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24.03.2009 Feature Article

Kweku Objective: A courteous letter to Ato Kwamena Dadzie

Kweku Objective: A courteous letter to Ato Kwamena Dadzie

I have been reading a lot of articles from Ato Kwamena Dadzie for quiet some time. First of all let me commend all frequent web bloggers for the good work in taking time to write in order to inform and educate Ghanaians both at home and abroad on pertinent issues bordering on national developments. Also I think all our web media centres are doing a great job as well. Kudos.

I must mention that people like Ato Kwamena Dadzie have a strong role to play in the national development agenda of Ghana. Whether you love or hate Ato you will still like to read his articles. A bit like Jose Mourinho isn't it? He has a peculiar style. The boldness to write and take on anyone irrespective of their position is worth noting. I am a believer of freedom of speech but I sincerely believe that this must be done in a very civil way without resorting to any form of sarcasm and rudeness.

The first article I read about Ato was when he wrote an article about Archbishop Nicholas Duncan Williams (The Archbishop does it Again). The way Ato lambasted the Archbishop was very disturbing. I took the pains to cross check some of the opinions raised by Ato but found them to be false.

During the days of President Kufour and the NPP, Ato continued to cast insinuations at the former President and some of his officials. This has certainly continued to the tenure of His Excellency President J.E.A. Mills. The words with which Ato describe some past leaders like former President Rawlings amongst other leaves a bad taste in the mouth. Personally I don't have a problem with asking insightful questions and probing corrupt practices and judgements by public officials after all that is the main reason why we all write. However, the way and manner it is done is very important.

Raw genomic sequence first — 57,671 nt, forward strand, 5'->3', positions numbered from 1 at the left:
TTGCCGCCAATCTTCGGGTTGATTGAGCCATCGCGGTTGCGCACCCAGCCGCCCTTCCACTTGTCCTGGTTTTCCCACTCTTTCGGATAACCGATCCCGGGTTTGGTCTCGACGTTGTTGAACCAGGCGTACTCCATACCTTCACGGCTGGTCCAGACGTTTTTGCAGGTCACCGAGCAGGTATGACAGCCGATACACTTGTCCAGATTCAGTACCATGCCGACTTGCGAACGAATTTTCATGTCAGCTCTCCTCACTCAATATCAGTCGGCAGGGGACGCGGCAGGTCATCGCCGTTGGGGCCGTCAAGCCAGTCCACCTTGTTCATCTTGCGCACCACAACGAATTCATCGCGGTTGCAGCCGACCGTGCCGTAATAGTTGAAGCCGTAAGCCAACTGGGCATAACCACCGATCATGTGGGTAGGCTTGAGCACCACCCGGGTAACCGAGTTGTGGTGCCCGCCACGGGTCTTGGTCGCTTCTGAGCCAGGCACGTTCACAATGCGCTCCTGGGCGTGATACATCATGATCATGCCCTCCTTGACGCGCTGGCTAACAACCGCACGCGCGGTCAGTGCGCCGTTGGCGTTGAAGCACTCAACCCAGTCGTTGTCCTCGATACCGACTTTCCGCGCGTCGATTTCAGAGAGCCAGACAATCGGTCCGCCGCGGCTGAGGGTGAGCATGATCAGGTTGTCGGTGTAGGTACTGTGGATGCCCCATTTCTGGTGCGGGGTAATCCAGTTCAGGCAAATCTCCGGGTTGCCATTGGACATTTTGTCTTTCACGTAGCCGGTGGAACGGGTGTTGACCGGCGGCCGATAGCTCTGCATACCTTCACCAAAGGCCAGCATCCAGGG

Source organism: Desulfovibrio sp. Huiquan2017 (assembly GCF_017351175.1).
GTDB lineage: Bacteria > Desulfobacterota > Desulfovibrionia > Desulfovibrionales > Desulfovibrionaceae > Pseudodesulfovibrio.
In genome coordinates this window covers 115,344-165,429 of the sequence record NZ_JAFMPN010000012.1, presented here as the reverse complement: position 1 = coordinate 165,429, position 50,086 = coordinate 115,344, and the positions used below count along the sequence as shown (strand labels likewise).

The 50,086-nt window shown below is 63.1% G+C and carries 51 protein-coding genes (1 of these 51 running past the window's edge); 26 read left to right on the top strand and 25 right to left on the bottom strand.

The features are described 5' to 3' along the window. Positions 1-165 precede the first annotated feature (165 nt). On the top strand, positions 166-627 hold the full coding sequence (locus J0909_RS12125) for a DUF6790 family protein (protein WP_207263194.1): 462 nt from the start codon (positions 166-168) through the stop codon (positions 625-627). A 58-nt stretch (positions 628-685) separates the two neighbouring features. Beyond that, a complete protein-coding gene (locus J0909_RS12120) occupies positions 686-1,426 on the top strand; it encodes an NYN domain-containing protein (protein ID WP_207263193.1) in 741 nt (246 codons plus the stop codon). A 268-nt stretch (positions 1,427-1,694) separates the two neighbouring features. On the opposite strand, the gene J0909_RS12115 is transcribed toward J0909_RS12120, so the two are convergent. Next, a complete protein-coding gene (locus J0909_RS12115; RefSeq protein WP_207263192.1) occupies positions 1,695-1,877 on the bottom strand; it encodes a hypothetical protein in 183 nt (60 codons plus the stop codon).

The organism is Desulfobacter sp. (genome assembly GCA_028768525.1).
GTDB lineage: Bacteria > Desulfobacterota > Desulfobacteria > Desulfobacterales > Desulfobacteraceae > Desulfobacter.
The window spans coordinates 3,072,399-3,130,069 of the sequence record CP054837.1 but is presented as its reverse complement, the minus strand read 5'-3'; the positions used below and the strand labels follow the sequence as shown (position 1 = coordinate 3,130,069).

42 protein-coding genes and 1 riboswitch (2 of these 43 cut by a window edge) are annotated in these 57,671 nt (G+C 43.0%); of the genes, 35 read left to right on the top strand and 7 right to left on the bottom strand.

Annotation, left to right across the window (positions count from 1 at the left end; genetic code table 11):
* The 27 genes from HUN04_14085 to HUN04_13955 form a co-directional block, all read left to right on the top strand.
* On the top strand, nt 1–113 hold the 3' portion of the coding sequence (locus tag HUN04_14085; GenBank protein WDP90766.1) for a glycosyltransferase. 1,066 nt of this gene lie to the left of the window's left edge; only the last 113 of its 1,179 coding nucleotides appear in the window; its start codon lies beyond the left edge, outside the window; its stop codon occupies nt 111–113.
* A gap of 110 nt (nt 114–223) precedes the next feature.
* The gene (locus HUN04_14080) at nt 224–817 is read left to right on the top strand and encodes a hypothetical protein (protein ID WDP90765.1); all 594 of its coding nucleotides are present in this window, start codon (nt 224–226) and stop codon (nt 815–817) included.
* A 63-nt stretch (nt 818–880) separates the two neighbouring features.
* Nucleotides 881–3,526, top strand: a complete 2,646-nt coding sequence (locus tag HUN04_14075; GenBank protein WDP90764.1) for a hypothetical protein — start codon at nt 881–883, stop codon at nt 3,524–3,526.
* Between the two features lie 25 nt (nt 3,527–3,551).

Ato, I read your article titled 'Stumbling, fumbling and rambling' in which you really castigated President Mills. In fact I felt so sorry for the President. You wrote: ''He had the written oaths in his hand. All he had to do was to follow the lead of the Chief Justice and read out the words, inserting his name where appropriate… We don't know exactly why. Some say the president's auditory canals need as much desilting as the Korle Lagoon. …But I thought that was why the oaths were written out for him. The idea was for him to look at the damn booklet and just read''. Unfortunately, Mr. President didn't have his reading glasses on. The pair he wore are like mine – they only help you to see farther. Therefore, the president was very seriously handicapped – in his ears and in his eyes – as he took his oaths of office. As a result, he resorted to mumbling words which were not supposed to be in the script''. Ato, I would like you to reflect on this quote of yours for a few days or hours. Check if this remark was made about an elder in your family how will you feel. I have to say a leader with rhetoric prowess is good but that is not a guarantee for national development.